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Six major renewable energy deals in Nigeria

Renewable energy options for Nigerians following tariff hike

The Nigerian mini-grid market is expected to generate growing interest from developers in 2022 not just because of the size of its growth opportunities but because of its robust regulatory environment. Here are major renewable energy deals as of November 2o22.

Nigerian Breweries & CrossBoundary

Nigerian Breweries Plc (NB) and CrossBoundary Energy announced the commencement of two renewable energy (solar and battery storage hybrid) projects for NB Plc Ibadan and Ama breweries in Oyo and Enugu States valued at $10 million. This is one of the largest renewable energy projects for a business in Nigeria, the brewing company said.

As part of this deal, CrossBoundary Energy will expand the current renewable energy system at NB’s Ibadan Brewery from a 663 kWp solar PV plant to a hybrid solar-plus-storage facility consisting of a 3 MWp solar PV system and a 2 MW/2 MWh battery energy storage system (BESS). NB’s Ama brewery will receive a 4 MWp solar PV plant and a 2 MW/2 MWh BESS.

Shell & Daystar

Global energy giant, Shell made its first power sector acquisition in Africa with its acquisition of a major renewable energy provider in Nigeria, Daystar Power where Lagos-based private equity firm Verod Capital is a significant shareholder.

Shell, long known for its oil assets, seeks to build out a green energy business that will eventually reduce its dependence on fossil fuels and its purchase of Daystar Power which operates in Nigeria, Ghana and three other countries across west Africa, is a major push in that direction.

Read also: Conoil shareholders approve N1.73bn dividend

CrossBoundary & ENGIE Energy

CrossBoundary Energy Access Nigeria (CBEA) and ENGIE Energy Access Nigeria (ENGIE) signed a project finance agreement last September to build a $60 million portfolio of mini-grids that will connect over 150,000 people to electricity in Nigeria over the next four years.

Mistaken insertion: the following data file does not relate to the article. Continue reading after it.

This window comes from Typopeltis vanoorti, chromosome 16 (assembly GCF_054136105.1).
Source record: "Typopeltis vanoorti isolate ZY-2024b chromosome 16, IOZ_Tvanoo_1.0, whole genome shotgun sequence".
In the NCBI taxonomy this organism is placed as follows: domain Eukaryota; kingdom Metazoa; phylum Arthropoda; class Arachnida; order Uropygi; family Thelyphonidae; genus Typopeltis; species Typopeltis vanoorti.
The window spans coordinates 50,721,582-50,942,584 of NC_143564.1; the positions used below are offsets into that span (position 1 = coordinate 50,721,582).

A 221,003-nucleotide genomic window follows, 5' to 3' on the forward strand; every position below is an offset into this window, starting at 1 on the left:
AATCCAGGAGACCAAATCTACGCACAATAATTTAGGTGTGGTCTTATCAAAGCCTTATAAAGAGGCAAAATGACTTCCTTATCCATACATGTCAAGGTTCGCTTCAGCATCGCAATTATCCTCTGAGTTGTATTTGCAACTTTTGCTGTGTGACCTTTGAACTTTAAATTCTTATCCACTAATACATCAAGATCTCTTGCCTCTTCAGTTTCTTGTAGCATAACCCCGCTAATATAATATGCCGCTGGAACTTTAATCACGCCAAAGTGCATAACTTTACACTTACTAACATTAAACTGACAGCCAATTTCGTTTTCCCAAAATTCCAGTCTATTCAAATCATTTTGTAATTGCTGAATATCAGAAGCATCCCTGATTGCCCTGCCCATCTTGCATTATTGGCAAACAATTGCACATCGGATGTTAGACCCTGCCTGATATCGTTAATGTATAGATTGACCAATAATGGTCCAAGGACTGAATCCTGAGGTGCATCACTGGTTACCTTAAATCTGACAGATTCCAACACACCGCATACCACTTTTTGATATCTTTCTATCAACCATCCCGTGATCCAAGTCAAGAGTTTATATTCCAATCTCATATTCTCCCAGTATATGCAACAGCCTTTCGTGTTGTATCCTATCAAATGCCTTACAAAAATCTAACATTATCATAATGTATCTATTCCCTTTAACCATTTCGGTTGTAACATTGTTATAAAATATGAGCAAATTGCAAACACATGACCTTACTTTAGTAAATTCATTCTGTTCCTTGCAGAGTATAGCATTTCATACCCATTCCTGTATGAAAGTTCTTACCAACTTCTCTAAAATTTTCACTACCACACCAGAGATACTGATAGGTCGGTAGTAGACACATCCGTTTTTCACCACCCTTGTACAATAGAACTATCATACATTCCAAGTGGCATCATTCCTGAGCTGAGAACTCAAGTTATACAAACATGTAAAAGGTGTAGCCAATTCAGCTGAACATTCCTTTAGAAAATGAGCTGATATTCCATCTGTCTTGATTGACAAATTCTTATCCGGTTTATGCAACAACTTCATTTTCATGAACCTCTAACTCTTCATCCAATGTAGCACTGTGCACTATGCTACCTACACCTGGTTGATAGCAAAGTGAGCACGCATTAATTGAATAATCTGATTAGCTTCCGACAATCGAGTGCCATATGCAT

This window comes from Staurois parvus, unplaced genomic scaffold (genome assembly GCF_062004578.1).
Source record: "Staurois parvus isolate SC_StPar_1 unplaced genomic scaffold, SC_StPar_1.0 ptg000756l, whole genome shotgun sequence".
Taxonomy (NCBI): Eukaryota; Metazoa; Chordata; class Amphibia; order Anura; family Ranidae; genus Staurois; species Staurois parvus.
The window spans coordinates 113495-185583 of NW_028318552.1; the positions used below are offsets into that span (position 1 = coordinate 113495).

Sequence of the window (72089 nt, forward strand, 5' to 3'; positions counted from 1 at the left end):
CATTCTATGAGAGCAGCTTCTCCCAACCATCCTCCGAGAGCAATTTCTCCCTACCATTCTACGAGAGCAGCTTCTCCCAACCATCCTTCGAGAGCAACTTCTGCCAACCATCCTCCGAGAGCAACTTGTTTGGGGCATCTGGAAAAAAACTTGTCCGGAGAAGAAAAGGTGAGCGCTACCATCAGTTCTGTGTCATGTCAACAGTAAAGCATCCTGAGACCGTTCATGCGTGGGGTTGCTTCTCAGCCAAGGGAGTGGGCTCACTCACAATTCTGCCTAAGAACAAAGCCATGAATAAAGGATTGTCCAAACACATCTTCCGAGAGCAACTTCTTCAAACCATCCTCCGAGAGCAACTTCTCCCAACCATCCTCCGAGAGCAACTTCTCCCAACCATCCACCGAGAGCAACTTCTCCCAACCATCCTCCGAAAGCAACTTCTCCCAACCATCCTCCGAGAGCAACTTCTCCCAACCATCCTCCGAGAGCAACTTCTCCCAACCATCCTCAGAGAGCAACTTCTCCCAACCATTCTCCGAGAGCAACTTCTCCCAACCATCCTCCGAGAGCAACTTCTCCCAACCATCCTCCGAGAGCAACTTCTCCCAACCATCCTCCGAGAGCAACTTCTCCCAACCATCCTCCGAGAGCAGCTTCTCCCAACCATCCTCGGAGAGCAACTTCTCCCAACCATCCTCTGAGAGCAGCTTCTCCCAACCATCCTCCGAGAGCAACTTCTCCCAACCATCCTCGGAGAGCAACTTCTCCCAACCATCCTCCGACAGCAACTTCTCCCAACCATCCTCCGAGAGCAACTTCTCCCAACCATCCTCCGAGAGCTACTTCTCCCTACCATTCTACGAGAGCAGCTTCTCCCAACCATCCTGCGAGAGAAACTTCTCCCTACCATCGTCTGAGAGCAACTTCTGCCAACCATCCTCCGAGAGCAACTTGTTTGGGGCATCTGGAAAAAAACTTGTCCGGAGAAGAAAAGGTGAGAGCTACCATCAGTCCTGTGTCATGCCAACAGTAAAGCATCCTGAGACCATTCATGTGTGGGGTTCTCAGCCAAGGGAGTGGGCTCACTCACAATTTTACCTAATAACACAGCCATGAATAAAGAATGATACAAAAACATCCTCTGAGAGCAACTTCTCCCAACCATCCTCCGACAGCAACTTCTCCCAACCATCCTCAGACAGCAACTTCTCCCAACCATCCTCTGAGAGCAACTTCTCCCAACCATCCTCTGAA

FG & eight solar companies

Last February, the federal government signed a €9.3 million agreement with eight indigenous companies to provide23 solar mini-grids across 11 states.

The states include Zamfara, Niger, Plateau, Kwara, Kogi, Osun, Ogun, Lagos, Delta, Anambra, and Cross River.

The project, under the interconnected mini-grid acceleration scheme (IMAS), is expected to generate a 5.4-kilowatt peak to connect about 27,600 households and impact over 138,000 Nigerians in two years.

The eight local solar mini-grid developers are Acob Lighting Technology Limited, Gve Projects, Nayo Tropical Technology Limited, Rubitec Nigeria Limited, Darway Coast Nigeria Limited.

Others include Havenhill Synergy Limited, Sosa-Protergia Joint Development Company Limited, and A4&T Power Solutions Limited.

Husk Power System’s Sunshot Initiative

In Q2 2022, Husk Power Systems launched the Sunshot initiative targeted at building 500 microgrids by 2026, the establishment of 400,000 connections that benefit over 2 million people, provision of affordable energy to 8,000 women-led business customers, and the electrification of 700 public health clinics and 200 private hospitals among others.

Beebeejump’s deployment of solar systems

Earlier this month, Beebeejump, a Nigerian-based solar company announced that it has deployed about 500,000 solar systems in rural communities across Nigeria, through the output-based fund (OBF) grant agreement to improve energy access across Nigeria under the World Bank-funded Nigeria Electrification Project (NEP).

The agreement also approved 52,500 of the 75,000 solar home system units to be provided by Beebeejump.